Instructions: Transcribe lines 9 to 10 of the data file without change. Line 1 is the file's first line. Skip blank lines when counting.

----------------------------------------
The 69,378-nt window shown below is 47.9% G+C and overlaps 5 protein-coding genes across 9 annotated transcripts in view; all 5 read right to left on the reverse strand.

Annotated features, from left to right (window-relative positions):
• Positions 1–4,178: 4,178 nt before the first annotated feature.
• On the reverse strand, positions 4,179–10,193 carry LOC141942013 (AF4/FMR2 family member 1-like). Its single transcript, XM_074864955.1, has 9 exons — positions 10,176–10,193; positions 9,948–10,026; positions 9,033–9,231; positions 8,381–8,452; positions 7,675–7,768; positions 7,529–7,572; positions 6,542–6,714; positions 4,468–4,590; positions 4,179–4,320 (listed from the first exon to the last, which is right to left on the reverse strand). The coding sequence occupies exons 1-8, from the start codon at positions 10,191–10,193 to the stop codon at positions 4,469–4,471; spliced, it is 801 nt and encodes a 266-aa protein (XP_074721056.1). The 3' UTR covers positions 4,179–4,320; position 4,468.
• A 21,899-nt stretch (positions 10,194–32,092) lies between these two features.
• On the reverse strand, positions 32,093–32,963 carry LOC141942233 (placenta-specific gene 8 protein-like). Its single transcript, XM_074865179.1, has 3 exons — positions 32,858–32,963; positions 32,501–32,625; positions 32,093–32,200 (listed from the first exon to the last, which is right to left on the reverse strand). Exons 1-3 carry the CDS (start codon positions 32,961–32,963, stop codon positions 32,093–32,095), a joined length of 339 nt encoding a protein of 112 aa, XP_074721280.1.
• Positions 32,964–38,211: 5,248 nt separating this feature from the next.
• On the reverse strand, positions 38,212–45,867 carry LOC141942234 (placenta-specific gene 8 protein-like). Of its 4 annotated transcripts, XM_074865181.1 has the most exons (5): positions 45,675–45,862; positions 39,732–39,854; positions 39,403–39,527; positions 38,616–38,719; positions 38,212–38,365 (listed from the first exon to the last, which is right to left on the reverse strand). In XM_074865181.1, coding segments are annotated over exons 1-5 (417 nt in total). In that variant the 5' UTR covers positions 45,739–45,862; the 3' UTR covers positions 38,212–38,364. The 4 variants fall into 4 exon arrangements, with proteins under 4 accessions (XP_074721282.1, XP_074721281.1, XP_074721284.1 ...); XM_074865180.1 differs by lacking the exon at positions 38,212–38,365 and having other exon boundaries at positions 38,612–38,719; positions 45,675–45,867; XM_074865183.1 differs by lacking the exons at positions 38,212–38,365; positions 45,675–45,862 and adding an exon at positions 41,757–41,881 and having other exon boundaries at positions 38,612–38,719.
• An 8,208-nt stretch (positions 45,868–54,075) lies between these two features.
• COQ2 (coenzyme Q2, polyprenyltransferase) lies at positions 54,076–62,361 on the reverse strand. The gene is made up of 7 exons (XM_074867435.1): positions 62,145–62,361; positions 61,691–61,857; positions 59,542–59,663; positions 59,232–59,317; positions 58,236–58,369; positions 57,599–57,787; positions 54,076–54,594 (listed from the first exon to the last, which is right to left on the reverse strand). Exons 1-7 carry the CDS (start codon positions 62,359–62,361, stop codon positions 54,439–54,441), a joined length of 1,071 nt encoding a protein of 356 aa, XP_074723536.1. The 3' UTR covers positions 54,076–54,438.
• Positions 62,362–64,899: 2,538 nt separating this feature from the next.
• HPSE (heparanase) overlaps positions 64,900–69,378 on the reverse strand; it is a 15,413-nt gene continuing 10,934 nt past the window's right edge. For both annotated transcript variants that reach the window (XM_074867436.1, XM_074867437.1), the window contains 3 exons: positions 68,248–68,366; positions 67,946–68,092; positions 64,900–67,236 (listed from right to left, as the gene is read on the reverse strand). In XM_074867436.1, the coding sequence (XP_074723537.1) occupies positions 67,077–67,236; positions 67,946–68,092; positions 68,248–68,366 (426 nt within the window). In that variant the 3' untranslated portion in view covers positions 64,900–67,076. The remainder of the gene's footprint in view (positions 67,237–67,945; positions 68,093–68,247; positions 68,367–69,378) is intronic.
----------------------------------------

• An 8,208-nt stretch (positions 45,868–54,075) lies between these two features.
• COQ2 (coenzyme Q2, polyprenyltransferase) lies at positions 54,076–62,361 on the reverse strand. The gene is made up of 7 exons (XM_074867435.1): positions 62,145–62,361; positions 61,691–61,857; positions 59,542–59,663; positions 59,232–59,317; positions 58,236–58,369; positions 57,599–57,787; positions 54,076–54,594 (listed from the first exon to the last, which is right to left on the reverse strand). Exons 1-7 carry the CDS (start codon positions 62,359–62,361, stop codon positions 54,439–54,441), a joined length of 1,071 nt encoding a protein of 356 aa, XP_074723536.1. The 3' UTR covers positions 54,076–54,438.